Protected speech under First
Government employer could not punish
employee for ‘liking’ campaign of
political rival of employer. (Deputy
sheriffs liked campaign of sheriff’s
opponent.) Bland v. Roberts, No. 12-1671
Circuit, Sept. 23, 2013).
Discussion of termination
EMT Norvell, off work on worker’s
compensation, used his personal computer to post on the Facebook page of his former work partner Zalewski.
Discussion between Norvell and Zalewski is
joined by at least one other employee and concerns Zalewski’s separation from
employment and comments she
purportedly made to a patient about the condition of the employer’s vehicles.
Novell suggests that Zalewski get a lawyer and
contact the labor board.
Employer’s HR director gets a printed copy of
the FB posts and fires Norvell based on the
posts being a violation of company to not use social networking to discredit the employer or damage its image.
NLRB judge said this was protected activity
under the NLRA and Novell should not have been fired. Butler Medical Transport, LLC and Michael Rice and William Lewis Norvell, Case nos. 5-CA-97810, 5-CA-94981 and 5-CA-97854 (Sept. 4, 2013)
In the Butler case, NLRB judge found it was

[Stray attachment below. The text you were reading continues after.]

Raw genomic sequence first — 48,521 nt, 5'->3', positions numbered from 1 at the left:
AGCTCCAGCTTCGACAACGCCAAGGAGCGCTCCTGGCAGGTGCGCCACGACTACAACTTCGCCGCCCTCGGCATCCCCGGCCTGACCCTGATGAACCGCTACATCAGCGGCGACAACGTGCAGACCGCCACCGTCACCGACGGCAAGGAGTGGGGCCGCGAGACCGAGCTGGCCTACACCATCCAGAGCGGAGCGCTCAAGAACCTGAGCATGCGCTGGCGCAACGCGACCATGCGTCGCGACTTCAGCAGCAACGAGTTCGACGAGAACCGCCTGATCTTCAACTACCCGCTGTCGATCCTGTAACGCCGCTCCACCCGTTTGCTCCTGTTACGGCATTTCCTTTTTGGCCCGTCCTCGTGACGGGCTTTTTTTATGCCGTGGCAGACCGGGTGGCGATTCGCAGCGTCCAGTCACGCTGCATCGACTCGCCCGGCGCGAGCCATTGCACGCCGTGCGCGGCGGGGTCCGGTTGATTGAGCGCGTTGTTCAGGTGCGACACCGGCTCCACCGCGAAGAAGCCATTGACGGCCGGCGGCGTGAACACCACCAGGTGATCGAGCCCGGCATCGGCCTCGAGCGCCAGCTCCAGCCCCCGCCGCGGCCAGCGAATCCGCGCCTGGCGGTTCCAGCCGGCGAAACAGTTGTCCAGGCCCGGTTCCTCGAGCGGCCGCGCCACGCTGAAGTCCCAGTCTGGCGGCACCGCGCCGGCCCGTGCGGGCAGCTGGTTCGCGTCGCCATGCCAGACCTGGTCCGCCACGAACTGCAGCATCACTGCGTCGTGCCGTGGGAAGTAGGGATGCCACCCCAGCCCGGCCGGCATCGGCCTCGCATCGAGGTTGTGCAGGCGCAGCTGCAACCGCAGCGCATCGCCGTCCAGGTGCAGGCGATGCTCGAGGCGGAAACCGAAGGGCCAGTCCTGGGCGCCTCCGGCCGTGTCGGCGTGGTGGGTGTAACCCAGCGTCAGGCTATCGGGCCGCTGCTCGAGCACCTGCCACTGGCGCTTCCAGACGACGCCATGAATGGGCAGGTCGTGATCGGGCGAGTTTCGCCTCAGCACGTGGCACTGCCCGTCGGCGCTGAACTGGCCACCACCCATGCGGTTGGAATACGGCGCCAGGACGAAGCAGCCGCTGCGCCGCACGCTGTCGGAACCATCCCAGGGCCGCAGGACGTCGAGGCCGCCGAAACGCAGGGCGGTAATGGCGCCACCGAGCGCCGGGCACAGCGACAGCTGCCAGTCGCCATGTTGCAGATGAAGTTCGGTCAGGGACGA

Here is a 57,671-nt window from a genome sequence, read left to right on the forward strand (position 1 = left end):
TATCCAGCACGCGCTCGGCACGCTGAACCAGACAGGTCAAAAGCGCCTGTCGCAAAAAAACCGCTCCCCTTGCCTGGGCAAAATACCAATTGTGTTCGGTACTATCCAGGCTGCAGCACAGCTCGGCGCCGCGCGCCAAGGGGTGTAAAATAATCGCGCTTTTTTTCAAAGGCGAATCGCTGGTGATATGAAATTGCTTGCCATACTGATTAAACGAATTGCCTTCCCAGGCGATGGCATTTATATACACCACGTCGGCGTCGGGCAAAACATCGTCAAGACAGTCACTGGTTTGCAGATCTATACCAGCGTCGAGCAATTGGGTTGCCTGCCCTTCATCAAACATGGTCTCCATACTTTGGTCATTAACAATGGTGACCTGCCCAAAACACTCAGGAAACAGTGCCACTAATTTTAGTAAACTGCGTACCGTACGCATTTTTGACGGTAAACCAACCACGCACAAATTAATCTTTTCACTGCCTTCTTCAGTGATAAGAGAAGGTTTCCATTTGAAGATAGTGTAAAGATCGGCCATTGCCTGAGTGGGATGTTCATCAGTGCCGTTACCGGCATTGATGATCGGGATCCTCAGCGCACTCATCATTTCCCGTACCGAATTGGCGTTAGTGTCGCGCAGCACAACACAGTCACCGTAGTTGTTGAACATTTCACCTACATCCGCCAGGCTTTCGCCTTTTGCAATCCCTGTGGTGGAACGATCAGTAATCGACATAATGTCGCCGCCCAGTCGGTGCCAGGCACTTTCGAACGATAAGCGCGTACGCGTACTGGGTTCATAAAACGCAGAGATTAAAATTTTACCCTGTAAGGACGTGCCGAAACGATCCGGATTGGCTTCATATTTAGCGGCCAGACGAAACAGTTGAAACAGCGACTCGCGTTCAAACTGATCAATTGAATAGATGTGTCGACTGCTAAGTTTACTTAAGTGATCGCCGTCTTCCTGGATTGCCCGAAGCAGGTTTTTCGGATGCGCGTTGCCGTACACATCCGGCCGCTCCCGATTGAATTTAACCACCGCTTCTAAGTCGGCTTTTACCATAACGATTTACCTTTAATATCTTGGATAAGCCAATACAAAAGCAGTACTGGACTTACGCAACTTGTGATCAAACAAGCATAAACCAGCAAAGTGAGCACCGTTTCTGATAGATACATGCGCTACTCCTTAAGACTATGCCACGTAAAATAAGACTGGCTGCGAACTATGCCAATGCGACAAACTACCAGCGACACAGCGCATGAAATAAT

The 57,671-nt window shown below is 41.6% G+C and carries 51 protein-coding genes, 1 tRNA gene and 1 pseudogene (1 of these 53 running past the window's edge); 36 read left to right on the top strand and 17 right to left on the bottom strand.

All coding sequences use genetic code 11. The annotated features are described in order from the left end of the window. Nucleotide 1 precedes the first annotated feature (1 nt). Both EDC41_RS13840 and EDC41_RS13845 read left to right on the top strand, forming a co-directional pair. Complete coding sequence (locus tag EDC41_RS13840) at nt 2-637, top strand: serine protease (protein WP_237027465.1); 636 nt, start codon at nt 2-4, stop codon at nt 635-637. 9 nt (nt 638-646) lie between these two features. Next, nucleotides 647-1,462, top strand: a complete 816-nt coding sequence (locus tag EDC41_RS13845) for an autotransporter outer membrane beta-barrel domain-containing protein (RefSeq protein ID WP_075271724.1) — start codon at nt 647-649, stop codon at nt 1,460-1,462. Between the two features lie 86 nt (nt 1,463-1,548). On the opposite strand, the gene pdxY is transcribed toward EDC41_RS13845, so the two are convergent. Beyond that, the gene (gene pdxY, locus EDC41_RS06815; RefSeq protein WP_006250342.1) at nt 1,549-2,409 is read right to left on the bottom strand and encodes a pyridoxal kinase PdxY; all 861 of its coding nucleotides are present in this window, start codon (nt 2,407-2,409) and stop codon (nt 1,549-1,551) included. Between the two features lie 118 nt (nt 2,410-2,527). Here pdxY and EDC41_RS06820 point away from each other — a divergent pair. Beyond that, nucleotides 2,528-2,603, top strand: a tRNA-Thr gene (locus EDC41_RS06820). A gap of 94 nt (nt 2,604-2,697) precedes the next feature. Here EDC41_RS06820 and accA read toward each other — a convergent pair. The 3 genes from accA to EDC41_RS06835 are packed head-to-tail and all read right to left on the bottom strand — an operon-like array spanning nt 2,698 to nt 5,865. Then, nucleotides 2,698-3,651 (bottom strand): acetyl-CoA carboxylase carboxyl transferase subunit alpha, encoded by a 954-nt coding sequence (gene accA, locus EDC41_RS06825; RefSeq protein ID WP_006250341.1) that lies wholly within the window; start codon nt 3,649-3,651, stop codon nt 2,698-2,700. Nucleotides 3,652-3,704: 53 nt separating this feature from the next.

permissible to fire another employee, Rice, on the basis of an untrue FB post that
conveyed the idea that his work vehicle
had broken down for a second time in two weeks and the company did not want to spend money on repairs.
NLRB judge said the posting was not
protected by the NLRA because it was maliciously untrue.
Past alcohol or substance abuse
First Amendment rights (government
Current illegal conduct
Evidence of deceiving current employer
and violating current employment
In the social media context, repeatedly engaging in any of the following behaviors:
Isolating the targeted persons from opportunities and outings Intrusion on the privacy of others by sneaking around to
overhear conversations, to look at screens on phones or
computers, to look over employees’ desks and personal items, etc. and then sharing the information on social media
Pretending to be friends with a target in order to discover
personal information that will later be used against the target including on social media
Gossiping and asking inappropriate questions, i.e., “So how
much does she make here anyway?” and then sharing the information on social media